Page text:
Expert Ear, Nose and Throat Care in Northeast Ohio
Medical and surgical expertise in the treatment of ear, nose and throat disorders, as well as common head and neck issues.
To schedule an appointment, call 216-778-5791.
Salivary Gland Disorders
The body has six major salivary glands which supply a mixture of thick and thin saliva to help in dental health, taste and food digestion. These glands can be prone to both benign and malignant tumors, as well inflammatory and obstructive conditions.
The MetroHealth Department of Otolaryngology offers comprehensive treatment for salivary gland disorders including:
- Benign and malignant salivary neoplasms
- Autoimmune disorders (i.e. Sjogren’s)
- Sialadenitis – Infectious or Inflammatory causes
- Radioactive iodine-induced salivary gland damage – thyroid cancer therapy
- Salivary obstruction – Strictures, Stones, Sialectasia
- Sialorrhea (drooling)
Symptoms that can result from and/or indicate a condition of the salivary gland include:
- Pain over the glands
- Facial swelling that occurs with eating
- A hard lump in front of the ear or below the jaw.
- A foul taste in the mouth
- Loss of saliva production
Because of delicate cranial nerves that control tongue, taste, and facial movement functions, surgical therapy of the salivary glands can be complex.
At MetroHealth, our surgeons perform a high volume of traditional salivary gland surgeries for tumors and growths within the glands. These surgeries include:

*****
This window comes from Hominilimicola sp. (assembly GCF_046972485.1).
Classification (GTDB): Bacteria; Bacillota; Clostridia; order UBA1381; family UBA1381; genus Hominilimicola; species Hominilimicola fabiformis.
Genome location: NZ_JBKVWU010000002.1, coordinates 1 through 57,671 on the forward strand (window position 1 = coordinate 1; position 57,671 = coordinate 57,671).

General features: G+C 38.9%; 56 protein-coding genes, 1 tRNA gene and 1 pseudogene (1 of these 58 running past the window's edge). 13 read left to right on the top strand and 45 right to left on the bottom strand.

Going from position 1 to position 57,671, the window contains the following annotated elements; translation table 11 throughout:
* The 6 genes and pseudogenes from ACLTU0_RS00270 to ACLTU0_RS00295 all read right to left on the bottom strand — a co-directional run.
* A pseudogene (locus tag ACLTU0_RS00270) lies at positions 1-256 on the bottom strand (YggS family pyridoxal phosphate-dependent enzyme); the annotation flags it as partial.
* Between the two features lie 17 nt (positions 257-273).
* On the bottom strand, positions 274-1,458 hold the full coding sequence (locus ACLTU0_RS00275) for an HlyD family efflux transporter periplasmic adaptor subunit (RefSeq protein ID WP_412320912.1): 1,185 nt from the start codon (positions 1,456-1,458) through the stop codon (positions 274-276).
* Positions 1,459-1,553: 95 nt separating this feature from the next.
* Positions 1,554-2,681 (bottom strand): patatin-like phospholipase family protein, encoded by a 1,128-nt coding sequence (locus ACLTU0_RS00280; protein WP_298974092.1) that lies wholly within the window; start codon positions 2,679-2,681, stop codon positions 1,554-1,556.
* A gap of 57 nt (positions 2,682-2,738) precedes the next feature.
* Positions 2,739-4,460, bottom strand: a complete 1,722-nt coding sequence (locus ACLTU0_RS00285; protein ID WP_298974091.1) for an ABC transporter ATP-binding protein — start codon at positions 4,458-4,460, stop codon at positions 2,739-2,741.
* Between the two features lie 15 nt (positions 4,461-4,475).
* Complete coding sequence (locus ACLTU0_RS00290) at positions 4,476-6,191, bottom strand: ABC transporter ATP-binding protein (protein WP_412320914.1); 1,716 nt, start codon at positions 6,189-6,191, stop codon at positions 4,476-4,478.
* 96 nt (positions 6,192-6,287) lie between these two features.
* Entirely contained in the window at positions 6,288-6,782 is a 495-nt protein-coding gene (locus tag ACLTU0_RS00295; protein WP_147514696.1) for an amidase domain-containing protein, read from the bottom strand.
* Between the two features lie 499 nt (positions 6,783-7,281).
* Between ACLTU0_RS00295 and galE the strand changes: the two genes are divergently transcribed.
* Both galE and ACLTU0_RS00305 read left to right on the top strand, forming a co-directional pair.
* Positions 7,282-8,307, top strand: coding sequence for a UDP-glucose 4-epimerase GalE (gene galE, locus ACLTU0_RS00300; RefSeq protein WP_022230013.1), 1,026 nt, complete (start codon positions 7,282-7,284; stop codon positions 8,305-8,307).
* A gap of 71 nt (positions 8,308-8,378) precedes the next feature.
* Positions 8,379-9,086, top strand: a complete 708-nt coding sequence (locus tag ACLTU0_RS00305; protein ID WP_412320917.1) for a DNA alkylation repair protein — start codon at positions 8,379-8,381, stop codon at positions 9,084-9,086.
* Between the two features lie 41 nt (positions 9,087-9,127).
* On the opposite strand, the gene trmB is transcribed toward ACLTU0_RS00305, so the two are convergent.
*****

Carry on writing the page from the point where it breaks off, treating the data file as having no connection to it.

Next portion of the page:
- Submandibular gland removal
- Sublingual gland resection.
Additional surgeries employed by MetroHealth ear, nose and throat surgeons also include, when appropriate:
- Minimally-invasive surgery
- Outpatient (and sometimes in-office) salivary gland surgeries and procedures: drainless parotidectomy and submandibular gland excision, sialendoscopy, and botox therapy.
What is Sialendoscopy?
Sialendoscopy is a minimally invasive endoscopic procedure for diagnosis and treatment of obstructive and inflammatory salivary gland disorders.
The procedure involves stretching (dilation) of the natural opening of the salivary tube (duct) leading to the mouth followed by passage of a 1mm endoscope into the opening.
The endoscope is passed through the duct to the opening of the gland (called the hilum). A saline solution is used to help with visualization of the duct and to irrigate your gland. In cases of debris or salivary stones or strictures, the endoscope can be used to remove the obstruction from the duct and restore normal salivary flow.
David Ludlow, MD performs sialendoscopy procedures at MetroHealth.